Clearwater, Minn., June 3.-Hugh Cassidy, the 12-year-old son of John Cassidy, living six miles wests of this place, shot himself dead with a revolver. The boy was playing with the hired man's revolver and was warned by the older brother that it might be loaded. To show that it was not the boy fired at his own head, with the above results.
Source: Minneapolis Journal (MN) Mar. 26, 1902; transcribed by Mary Kay Krogman
Annandale, Minn., March 26. - Octavus Cills committed suicide at the Longworth place in Corrinna at 4 o'clock yesterday afternoon by hanging. He was discharged from the Fergus Falls asylum recently after a month's treatment.
Source: The Nashua Reporter (IA) Oct. 31, 1901; transcribed by Mary Kay Krogman
MRS. J. B. COFFMAN.
Mrs. J. B. Coffman died suddenly last Saturday, Oct. 26, 1901, of heart disease at the home of her daughter, Mrs. Will Stringer. She had been sick for some time but was thought to be improving, and Saturday when her dinner was taken to her she ate quite heartily of everything brought her, but when they went to get the tray she was dead, having died suddenly and without a struggle.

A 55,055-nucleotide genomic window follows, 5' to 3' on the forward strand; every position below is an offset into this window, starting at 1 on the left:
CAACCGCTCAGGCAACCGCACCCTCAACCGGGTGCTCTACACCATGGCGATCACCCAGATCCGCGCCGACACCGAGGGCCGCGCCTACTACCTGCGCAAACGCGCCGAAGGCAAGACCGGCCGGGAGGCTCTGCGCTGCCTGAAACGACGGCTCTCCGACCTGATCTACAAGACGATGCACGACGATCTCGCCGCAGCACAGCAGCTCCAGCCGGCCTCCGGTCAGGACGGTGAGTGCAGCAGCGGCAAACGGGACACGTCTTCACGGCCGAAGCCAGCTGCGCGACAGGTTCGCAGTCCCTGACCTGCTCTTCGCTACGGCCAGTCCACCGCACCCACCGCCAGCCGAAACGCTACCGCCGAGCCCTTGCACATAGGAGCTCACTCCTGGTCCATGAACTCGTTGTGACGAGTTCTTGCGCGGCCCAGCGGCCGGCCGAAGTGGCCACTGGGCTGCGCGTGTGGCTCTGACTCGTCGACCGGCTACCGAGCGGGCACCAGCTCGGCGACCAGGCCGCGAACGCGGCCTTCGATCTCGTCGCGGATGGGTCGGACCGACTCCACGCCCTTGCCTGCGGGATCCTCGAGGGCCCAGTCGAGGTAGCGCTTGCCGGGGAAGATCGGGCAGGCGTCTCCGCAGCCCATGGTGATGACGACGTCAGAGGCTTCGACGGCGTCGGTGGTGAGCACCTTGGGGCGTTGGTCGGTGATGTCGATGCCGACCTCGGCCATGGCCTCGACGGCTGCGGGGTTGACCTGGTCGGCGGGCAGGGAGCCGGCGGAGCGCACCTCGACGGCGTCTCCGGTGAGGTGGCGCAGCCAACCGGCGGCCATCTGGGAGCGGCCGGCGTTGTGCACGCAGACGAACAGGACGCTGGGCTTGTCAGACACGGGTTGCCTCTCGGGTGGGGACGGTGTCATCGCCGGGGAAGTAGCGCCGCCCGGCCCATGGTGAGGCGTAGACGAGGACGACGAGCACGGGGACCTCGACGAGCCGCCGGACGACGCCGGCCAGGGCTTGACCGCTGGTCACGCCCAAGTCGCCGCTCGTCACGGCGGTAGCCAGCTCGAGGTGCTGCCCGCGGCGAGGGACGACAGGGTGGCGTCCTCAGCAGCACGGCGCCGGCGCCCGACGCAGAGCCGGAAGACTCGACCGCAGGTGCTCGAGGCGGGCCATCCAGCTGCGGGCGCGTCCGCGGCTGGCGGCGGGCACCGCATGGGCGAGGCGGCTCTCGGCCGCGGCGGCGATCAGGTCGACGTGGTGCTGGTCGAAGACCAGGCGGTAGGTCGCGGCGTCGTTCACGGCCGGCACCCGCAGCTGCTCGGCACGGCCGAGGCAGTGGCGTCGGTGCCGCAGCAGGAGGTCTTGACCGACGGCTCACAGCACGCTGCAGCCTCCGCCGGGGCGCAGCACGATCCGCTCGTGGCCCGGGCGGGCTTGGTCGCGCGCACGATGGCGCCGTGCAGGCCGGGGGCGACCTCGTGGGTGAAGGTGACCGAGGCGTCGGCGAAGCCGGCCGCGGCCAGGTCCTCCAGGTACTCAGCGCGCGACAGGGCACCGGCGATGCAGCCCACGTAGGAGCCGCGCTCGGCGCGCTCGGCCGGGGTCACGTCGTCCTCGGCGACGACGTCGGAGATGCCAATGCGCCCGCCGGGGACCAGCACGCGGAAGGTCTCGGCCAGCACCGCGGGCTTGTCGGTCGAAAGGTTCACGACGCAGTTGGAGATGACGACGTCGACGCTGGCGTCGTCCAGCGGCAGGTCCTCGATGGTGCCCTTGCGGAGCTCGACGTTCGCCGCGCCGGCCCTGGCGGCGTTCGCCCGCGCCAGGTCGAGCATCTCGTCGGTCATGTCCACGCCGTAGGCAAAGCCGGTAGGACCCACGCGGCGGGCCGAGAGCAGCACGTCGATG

Mary Coffman was born in Cincinnati, Ohio, Nov. 25, 1835, and died Oct. 26, 1901, aged 65 years, 7 months and 26 days. When a young girl she joined the United Brethren church and has always lived in that faith although for many years unable to take any active part on account of ill health. For eleven years she has been an invalid, but until the last few weeks has been cheerful, always taking an interest in the welfare of her children and friends. Eight children survive her - Mrs. Henry Cook, Mrs. Chas. Laylin, Mrs. Will Stringer, Mr. L. P. Coffman, and Benton Coffman, of this place, Mrs. John Harr, of Minneapolis, Mrs. W. A. McCormack and Mrs. Al Kingstedt, of Annandale, Minn. All of the children were present except Mrs. McCormack and Mrs. Harr who were unable to be present.